BACKGROUND: The benefit of inducing deep neuromuscular block to improve laparoscopic surgical conditions is controversial.
OBJECTIVE: The goal of this study was to determine the depth of neuromuscular block needed to guarantee excellent operating conditions during laparoscopic hysterectomy.
DESIGN: A randomised controlled trial.
SETTING: A single-centre study performed between February 2011 and May 2012.
PATIENTS: One hundred and two women of ASA physical status 1 or 2 gave consent to participate and were allocated randomly to one of two groups.
INTERVENTION: Under desflurane general anaesthesia, patients in Group S (shallow block), neuromuscular blockade was induced by administration of rocuronium 0.45 mg kg-1 followed by spontaneous recovery or a rescue bolus dose of 5 mg if surgical conditions were unacceptable. In Group D (deep block), neuromuscular block was induced by administration of rocuronium 0.6 mg kg-1 and maintained by bolus doses of 5 mg if the train-of-four count exceeded two, using adductor pollicis electromyography.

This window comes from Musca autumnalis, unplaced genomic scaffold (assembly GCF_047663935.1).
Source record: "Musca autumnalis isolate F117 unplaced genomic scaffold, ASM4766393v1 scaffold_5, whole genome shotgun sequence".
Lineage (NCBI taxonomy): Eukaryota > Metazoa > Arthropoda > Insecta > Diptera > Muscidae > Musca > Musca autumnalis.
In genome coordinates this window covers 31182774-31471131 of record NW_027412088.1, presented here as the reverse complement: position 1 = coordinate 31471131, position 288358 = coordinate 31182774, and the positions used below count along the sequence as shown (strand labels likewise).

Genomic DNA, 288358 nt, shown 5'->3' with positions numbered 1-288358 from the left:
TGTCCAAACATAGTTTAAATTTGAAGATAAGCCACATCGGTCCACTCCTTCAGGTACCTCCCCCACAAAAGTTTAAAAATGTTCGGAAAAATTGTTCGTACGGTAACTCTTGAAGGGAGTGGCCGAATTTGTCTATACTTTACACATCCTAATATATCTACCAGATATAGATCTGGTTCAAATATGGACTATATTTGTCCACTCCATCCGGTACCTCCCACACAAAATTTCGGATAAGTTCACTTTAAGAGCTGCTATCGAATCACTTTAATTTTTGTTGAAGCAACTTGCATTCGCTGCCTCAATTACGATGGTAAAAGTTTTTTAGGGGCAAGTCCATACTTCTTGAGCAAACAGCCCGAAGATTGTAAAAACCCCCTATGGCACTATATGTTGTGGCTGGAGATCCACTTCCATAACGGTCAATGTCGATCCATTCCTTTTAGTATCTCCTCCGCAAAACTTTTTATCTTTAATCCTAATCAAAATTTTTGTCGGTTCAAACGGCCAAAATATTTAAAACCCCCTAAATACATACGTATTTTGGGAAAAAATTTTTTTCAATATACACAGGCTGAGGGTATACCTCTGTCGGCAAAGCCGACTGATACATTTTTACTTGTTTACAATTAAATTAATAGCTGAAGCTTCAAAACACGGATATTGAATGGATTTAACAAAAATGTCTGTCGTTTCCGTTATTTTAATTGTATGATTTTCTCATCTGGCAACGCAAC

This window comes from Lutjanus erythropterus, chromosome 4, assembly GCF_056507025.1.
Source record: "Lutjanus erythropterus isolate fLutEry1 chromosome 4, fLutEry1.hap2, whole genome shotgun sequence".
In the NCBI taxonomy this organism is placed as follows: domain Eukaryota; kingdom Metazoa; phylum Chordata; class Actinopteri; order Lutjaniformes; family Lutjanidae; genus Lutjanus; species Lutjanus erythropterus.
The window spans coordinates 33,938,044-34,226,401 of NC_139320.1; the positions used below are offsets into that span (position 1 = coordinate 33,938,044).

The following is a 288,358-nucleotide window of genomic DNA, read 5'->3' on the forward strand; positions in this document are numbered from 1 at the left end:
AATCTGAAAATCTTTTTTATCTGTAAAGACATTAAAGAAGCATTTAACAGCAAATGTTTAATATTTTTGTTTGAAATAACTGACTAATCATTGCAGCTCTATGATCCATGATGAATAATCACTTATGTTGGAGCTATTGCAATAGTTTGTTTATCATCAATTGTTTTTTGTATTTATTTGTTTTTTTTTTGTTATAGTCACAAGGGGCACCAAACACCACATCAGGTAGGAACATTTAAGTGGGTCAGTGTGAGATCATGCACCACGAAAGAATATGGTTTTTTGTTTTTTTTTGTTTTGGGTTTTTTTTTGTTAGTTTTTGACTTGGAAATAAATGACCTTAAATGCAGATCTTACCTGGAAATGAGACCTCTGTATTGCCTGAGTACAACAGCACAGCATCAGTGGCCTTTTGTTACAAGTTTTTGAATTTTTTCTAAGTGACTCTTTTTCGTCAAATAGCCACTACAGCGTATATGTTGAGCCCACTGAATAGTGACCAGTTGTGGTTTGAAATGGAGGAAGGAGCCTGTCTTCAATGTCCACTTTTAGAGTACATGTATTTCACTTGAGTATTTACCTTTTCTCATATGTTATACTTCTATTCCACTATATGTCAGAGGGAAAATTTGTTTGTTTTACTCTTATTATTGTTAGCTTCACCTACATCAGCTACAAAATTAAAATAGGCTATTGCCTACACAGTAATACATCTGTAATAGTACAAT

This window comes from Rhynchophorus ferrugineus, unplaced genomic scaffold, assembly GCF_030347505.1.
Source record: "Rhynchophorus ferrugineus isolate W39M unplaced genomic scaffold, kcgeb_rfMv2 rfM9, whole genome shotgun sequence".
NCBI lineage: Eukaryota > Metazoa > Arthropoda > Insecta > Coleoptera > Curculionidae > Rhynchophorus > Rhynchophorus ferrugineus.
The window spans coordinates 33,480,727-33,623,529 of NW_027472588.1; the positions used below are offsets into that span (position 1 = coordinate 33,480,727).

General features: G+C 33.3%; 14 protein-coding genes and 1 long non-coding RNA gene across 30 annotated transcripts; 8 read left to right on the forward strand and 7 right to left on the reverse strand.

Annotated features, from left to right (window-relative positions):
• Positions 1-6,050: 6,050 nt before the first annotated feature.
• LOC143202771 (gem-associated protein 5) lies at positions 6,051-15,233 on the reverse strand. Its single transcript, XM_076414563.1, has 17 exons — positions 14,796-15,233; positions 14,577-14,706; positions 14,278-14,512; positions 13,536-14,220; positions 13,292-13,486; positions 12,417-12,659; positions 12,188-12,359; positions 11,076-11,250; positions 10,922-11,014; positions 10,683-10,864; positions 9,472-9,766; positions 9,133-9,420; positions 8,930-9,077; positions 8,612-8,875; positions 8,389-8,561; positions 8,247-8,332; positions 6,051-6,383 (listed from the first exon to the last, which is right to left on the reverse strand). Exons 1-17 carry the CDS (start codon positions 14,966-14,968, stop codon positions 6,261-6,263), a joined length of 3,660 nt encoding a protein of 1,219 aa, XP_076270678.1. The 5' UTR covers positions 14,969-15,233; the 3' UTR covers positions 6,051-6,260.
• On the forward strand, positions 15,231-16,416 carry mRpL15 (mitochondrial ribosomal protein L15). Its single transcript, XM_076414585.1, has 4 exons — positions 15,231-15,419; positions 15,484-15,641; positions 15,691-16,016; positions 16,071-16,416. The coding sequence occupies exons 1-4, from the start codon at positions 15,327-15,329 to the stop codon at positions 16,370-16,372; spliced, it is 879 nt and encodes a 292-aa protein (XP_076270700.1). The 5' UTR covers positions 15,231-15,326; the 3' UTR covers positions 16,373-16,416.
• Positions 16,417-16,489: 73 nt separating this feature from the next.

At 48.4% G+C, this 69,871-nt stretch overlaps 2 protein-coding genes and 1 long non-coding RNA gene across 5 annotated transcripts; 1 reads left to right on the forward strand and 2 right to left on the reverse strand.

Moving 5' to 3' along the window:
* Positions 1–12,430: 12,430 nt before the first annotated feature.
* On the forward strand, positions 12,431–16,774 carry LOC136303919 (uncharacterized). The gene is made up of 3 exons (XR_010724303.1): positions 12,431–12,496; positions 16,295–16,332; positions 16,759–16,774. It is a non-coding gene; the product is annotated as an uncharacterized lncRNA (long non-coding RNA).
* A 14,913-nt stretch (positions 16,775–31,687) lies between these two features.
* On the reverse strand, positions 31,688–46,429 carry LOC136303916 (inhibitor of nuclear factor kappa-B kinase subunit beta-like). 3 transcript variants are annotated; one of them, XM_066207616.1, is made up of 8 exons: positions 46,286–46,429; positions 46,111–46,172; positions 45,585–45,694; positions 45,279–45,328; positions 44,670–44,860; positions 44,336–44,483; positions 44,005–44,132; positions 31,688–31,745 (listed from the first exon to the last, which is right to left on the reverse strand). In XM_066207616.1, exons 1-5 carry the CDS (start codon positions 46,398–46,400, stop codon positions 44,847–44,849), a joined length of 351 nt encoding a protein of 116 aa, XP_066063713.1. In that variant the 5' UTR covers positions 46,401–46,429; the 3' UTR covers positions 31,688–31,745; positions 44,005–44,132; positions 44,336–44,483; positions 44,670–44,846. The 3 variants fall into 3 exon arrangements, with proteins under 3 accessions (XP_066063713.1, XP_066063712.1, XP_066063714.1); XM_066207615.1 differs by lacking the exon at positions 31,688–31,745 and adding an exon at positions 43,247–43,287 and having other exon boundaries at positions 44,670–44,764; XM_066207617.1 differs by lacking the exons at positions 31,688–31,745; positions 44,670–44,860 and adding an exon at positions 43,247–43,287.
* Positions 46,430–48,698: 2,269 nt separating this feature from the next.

MAIN OUTCOME MEASURES: With a stable pneumoperitoneum (13 mmHg), the surgeon scored the quality of the surgical field every 10 min as excellent (1), good but not optimal (2), poor but acceptable (3) or unacceptable (4). The groups were compared using the Cochran-Armitage trend test. The level of neuromuscular blockade was recorded each time the surgical field score exceeded 1.
RESULTS: For groups S and D, respectively, the maximum surgical field scores were 1 in 21 and 34 patients, 2 in 11 and 11 patients, 3 in 4 and 5 patients and 4 in 14 and 0 patients. A trend towards higher scores was demonstrated in group S (P < 0.001). Surgical field scores of 2, 3 and 4 occurred only when the train-of-four count was at least 1, 2 and 3, respectively.
CONCLUSION: Inducing deep neuromuscular block (train-of-four count <1) significantly improved surgical field scores and made it possible to completely prevent unacceptable surgical conditions.